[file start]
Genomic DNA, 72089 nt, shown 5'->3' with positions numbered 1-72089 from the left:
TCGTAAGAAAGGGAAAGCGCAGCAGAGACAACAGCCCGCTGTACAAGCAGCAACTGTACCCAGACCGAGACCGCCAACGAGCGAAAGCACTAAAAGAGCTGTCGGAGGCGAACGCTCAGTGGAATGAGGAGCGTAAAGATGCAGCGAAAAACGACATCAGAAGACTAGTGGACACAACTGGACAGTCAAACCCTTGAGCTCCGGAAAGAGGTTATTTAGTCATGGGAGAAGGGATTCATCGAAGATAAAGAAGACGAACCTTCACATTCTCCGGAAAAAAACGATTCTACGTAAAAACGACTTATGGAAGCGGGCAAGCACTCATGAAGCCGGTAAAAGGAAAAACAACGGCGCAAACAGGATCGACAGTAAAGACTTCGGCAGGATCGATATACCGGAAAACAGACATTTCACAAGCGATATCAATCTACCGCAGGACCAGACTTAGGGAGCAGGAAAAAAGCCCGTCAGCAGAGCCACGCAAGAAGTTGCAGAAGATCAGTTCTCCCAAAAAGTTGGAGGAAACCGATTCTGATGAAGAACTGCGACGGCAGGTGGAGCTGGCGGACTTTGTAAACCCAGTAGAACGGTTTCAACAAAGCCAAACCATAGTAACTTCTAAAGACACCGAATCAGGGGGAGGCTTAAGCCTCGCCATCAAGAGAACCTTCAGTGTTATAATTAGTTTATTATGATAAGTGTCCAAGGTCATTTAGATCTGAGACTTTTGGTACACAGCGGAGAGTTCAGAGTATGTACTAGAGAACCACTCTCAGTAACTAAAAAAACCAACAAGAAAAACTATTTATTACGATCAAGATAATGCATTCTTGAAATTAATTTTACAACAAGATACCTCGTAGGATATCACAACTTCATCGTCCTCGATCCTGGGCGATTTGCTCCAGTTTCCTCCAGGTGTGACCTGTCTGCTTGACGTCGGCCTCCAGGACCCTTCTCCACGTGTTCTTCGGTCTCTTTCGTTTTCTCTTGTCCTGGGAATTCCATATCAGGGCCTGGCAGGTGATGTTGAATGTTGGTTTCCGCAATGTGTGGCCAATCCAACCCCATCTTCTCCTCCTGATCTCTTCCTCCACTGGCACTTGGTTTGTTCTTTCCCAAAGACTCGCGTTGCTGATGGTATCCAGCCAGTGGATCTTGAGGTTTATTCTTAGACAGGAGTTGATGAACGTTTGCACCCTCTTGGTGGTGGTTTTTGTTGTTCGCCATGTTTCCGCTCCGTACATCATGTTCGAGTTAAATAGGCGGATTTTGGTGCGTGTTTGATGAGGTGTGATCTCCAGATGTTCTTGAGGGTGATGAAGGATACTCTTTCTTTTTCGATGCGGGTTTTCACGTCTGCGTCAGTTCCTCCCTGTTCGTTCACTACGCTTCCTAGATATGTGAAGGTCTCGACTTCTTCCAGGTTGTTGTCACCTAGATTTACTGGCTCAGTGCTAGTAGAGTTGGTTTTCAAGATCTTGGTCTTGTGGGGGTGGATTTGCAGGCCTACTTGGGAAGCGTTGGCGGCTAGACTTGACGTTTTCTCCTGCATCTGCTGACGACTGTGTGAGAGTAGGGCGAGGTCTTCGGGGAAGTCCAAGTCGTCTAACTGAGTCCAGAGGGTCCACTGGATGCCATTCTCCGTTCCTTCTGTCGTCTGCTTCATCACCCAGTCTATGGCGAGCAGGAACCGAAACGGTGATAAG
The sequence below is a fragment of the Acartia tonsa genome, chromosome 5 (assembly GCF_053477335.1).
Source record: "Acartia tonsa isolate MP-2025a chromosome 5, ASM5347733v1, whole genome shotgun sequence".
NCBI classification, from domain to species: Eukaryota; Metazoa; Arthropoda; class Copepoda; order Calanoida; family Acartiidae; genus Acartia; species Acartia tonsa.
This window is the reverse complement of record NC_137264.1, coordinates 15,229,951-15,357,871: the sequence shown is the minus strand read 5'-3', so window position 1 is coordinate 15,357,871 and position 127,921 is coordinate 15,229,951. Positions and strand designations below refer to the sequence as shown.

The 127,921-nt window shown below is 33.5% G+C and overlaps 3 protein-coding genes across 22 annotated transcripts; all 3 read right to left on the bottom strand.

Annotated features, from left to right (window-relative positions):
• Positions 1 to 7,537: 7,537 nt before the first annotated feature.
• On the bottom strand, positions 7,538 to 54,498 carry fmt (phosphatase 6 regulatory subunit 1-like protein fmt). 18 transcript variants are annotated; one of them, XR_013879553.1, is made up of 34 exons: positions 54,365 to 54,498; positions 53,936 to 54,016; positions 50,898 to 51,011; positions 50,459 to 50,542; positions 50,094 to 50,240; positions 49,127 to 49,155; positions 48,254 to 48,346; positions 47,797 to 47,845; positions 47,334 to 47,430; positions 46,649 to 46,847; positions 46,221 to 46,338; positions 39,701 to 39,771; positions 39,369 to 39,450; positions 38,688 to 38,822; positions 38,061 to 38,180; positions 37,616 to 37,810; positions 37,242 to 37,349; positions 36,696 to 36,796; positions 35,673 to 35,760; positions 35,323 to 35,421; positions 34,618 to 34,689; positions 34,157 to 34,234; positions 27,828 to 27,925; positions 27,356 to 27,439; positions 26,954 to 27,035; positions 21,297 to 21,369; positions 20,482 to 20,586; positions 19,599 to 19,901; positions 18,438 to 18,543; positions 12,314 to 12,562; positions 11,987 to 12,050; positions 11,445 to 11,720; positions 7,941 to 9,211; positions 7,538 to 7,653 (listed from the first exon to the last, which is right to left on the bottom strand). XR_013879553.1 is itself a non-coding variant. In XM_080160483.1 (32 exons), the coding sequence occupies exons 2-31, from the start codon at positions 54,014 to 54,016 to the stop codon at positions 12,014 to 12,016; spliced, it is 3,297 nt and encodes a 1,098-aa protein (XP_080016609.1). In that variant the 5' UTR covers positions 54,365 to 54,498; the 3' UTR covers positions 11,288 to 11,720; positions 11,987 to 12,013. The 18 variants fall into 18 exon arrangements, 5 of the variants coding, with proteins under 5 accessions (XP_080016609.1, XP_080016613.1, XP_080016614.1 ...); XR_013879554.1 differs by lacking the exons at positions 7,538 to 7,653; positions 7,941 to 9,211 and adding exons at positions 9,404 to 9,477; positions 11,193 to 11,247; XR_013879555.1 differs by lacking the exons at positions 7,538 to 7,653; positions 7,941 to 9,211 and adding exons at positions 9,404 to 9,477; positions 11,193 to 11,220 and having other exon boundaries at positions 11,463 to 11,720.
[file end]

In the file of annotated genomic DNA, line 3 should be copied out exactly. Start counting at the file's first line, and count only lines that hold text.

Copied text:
The sequence below is a fragment of the Acartia tonsa genome, chromosome 5 (assembly GCF_053477335.1).